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  • DOJ and FCC: Making the Wrong Call on Wireless Deal

    It’s rather remarkable, really, how willing federal bureaucrats are to block business deals that they speculate will cause price hikes and yet give nary a thought to foisting more than a trillion dollars annually in regulatory costs on the public.

    That’s one takeaway from the news that AT&T has scrapped its proposed $39 billion acquisition of struggling T-Mobile USA (from Deutsche Telekom AG) after a bruising nine-month battle with the U.S. Justice Department and the Federal Communications Commission. Bureaucrats at both agencies concluded that the deal could (maybe, perhaps) hurt competition and (possibly, imaginably) lead to higher prices. The likely benefits—including improved service quality, network investment, and job creation—appear to have been ignored.

    But given the state of the economy, should Washington really be dictating business decisions in telecommunications, one of the few healthy sectors out there?

    Now AT&T must pay $3 billion to Deutsche Telekom (along with some spectrum) for failing to convince the government that the wireless market would remain competitive once the deal was consummated. We’re talking about a market that’s been growing exponentially in recent years, from little more than 5 million subscribers two decades ago to more than 300 million today—with no change in average prices for nearly 10 years.

    But it is the growth of this market that prompted the deal to begin with. Faced with surging demand for a wealth of new services, AT&T hoped to gain additional spectrum. Short on cash and unable to compete effectively, T-Mobile was at risk of failing. Combining the two firms’ frequencies into a larger pool could improve service for millions of wireless customers and provide a larger network platform in which AT&T would invest.

    Alas, no amount of concessions by AT&T, including divestiture of some assets, could convince the government that the acquisition would be beneficial. Evidently, the feds somehow believe they do a better job than consumers of ruling the marketplace. Why else would thousands of new regulations pour forth from government agencies year upon year? And the evidence of their competence abounds, right?

    Posted in Featured [slideshow_deploy]

    6 Responses to DOJ and FCC: Making the Wrong Call on Wireless Deal

    1. Bobbie says:

      9 months of unnecessary intrusion! please get the government out of private business. they weren't called upon for need and even if the line of constitutionality doesn't permit the federal government to intrude in ANY private business matters WHICH HOLDS GOVERNMENT SUSPECT WHEN BUSINESS meets expectations of governing their own. There's too much hard earned money going into wasted costs of government where government doesn't belong! those working in the arms of government overreach can join the private sector instead of analyzing to corrupt it. Government power, control and authority crossing the line is becoming more noticeable by average Americans who are also growing more concerned for their livelihoods because of this notice!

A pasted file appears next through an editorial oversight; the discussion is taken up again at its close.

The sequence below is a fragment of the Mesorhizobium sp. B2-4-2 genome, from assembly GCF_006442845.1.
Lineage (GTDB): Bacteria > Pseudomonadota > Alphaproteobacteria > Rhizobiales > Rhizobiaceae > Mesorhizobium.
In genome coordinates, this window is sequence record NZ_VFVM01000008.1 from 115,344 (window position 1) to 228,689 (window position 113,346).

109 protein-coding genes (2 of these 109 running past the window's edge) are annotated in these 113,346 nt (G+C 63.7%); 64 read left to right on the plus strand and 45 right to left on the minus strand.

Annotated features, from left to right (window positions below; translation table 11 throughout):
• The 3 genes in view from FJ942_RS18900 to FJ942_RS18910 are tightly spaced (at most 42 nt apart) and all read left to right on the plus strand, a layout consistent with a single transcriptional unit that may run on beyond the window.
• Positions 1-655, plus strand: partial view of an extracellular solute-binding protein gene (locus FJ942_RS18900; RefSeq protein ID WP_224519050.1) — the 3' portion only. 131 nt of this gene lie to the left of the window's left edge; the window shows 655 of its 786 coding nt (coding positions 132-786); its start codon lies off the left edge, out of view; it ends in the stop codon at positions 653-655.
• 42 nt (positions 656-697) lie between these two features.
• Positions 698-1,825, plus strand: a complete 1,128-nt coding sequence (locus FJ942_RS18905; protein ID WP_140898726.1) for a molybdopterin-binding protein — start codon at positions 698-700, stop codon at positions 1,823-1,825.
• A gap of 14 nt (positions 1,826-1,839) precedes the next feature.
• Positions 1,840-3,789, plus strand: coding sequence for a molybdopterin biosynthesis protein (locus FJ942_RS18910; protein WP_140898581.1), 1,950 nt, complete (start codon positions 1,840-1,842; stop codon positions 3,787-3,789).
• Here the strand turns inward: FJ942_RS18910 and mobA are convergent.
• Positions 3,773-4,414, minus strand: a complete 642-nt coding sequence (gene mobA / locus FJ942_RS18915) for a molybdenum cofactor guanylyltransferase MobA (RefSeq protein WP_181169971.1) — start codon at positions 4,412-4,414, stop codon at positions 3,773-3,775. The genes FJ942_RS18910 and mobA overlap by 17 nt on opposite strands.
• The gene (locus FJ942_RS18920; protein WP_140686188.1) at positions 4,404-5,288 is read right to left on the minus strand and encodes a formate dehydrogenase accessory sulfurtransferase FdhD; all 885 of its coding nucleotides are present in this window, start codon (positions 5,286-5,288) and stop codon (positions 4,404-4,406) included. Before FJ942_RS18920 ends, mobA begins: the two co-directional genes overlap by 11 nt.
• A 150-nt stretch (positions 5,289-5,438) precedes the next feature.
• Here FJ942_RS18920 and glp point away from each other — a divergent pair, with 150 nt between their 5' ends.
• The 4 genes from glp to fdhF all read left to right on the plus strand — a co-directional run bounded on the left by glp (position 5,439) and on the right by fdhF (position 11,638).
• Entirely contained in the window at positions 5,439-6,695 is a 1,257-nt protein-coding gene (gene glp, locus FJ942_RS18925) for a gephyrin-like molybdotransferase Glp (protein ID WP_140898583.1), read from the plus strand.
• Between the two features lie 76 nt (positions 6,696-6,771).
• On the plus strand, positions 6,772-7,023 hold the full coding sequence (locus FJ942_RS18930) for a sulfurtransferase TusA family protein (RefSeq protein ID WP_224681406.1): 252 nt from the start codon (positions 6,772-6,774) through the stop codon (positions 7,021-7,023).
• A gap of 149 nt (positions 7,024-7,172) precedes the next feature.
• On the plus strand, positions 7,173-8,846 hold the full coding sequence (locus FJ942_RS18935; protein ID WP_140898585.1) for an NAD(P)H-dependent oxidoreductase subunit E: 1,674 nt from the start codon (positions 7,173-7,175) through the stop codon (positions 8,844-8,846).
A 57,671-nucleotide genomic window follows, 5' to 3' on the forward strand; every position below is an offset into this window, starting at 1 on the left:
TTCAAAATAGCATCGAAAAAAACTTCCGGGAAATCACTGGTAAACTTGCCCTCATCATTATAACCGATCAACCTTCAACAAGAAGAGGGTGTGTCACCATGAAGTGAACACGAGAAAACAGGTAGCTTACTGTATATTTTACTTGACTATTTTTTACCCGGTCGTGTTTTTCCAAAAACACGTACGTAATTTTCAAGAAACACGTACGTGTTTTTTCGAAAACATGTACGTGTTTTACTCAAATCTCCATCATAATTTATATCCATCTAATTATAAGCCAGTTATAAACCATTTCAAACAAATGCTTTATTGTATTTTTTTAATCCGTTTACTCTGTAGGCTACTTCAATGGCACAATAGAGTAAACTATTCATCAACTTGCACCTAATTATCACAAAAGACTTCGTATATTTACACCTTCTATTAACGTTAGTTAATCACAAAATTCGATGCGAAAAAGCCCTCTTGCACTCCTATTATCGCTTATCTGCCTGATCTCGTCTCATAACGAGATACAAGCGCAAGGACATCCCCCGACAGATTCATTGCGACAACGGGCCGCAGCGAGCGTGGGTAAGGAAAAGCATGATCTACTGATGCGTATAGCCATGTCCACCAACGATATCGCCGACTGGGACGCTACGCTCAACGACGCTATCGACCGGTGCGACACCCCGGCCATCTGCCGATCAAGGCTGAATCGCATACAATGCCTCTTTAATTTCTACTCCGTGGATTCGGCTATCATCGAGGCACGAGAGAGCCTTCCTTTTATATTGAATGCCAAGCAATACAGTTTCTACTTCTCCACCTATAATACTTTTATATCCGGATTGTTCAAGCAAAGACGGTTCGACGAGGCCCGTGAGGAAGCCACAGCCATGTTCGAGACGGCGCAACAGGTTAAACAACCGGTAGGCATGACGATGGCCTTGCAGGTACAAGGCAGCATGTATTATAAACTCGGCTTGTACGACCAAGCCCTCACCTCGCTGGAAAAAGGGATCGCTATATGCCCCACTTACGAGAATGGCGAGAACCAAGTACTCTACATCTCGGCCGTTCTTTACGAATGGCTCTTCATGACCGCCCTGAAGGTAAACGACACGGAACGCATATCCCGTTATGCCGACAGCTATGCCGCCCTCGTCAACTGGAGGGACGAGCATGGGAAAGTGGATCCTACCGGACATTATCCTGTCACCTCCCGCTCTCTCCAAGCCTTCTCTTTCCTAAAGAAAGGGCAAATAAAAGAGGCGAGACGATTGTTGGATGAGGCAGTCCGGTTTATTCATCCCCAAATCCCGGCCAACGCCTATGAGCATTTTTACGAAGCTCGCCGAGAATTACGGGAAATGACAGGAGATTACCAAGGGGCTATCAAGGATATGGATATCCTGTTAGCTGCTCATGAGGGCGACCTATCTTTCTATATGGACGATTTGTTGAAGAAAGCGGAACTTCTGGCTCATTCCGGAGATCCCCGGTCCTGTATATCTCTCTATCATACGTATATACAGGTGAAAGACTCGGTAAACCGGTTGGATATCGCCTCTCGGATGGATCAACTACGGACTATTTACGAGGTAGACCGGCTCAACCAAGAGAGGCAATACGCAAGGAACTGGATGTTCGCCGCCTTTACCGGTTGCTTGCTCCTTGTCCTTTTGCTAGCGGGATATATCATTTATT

2. GLS says:

      Let it be known that Verizon's CEO is big time donor to the Obama White House. He is a frequent visitor there. Check out the visitor logs and his donations

    3. TimAZ says:

      Most likely AT&T's competition was able to present the politicians and bureaucrats with a more convincing guarantee of much higher gains through insider trading. Had enough yet?

    4. The Obama Administration's malice toward American business is on the verge of treasonous; empirically weakening our energy independence, IRLB's battle against Boeing 787 production in South Carolina, this absurd decision against the ATT buyout of T Mobile and almost an uncounted number of Legislative and administrative attacks on the Rule of Law, property Rights and Capitalism… as we know it.
      Leadership in the telecom and internet industry is ESSENTIAL to our country's safety! Obama is not only acting in our defense, he is actually acting against our interests.

    5. Mark says:

      I could not disagree more, I am conservative but this was a bad deal for the American consumer. Tell me when you consolidate companies you don't also consolidate employees (Loss of jobs) and the rural communities would suffer most as they already due in the wireless world.

    6. Chuck says:

      The only constitutional responsibility the government has is insuring that there is no hindrance to interstate commerce created by this merger. There is no monopoly and no effect on interstate or intrastate commerce for that matter. This would not suppress the market, drive any other carrier out of business or restrict any other carrier's ability to do business. As always, the fed steps way out of bounds in their appointed constitutional duties.

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